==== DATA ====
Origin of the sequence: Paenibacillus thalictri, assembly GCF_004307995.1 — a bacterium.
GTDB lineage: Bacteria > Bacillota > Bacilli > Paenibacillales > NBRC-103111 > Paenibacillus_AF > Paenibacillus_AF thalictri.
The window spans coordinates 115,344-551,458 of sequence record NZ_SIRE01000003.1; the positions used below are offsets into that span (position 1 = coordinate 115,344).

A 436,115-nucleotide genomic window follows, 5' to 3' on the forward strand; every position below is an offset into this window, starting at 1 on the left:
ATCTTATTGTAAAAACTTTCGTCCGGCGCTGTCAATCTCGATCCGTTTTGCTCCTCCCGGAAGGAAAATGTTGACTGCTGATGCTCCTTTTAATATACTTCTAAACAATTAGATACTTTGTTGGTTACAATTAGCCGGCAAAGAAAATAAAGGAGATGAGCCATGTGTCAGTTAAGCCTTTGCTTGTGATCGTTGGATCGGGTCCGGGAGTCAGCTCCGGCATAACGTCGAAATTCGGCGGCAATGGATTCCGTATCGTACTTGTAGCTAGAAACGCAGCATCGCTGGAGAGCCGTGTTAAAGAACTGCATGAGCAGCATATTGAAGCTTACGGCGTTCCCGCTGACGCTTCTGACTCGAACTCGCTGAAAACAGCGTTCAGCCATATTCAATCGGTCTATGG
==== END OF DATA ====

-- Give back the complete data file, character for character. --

Origin of the sequence: Paenibacillus thalictri, assembly GCF_004307995.1 — a bacterium.
GTDB lineage: Bacteria > Bacillota > Bacilli > Paenibacillales > NBRC-103111 > Paenibacillus_AF > Paenibacillus_AF thalictri.
The window spans coordinates 115,344-551,458 of sequence record NZ_SIRE01000003.1; the positions used below are offsets into that span (position 1 = coordinate 115,344).

A 436,115-nucleotide genomic window follows, 5' to 3' on the forward strand; every position below is an offset into this window, starting at 1 on the left:
ATCTTATTGTAAAAACTTTCGTCCGGCGCTGTCAATCTCGATCCGTTTTGCTCCTCCCGGAAGGAAAATGTTGACTGCTGATGCTCCTTTTAATATACTTCTAAACAATTAGATACTTTGTTGGTTACAATTAGCCGGCAAAGAAAATAAAGGAGATGAGCCATGTGTCAGTTAAGCCTTTGCTTGTGATCGTTGGATCGGGTCCGGGAGTCAGCTCCGGCATAACGTCGAAATTCGGCGGCAATGGATTCCGTATCGTACTTGTAGCTAGAAACGCAGCATCGCTGGAGAGCCGTGTTAAAGAACTGCATGAGCAGCATATTGAAGCTTACGGCGTTCCCGCTGACGCTTCTGACTCGAACTCGCTGAAAACAGCGTTCAGCCATATTCAATCGGTCTATGG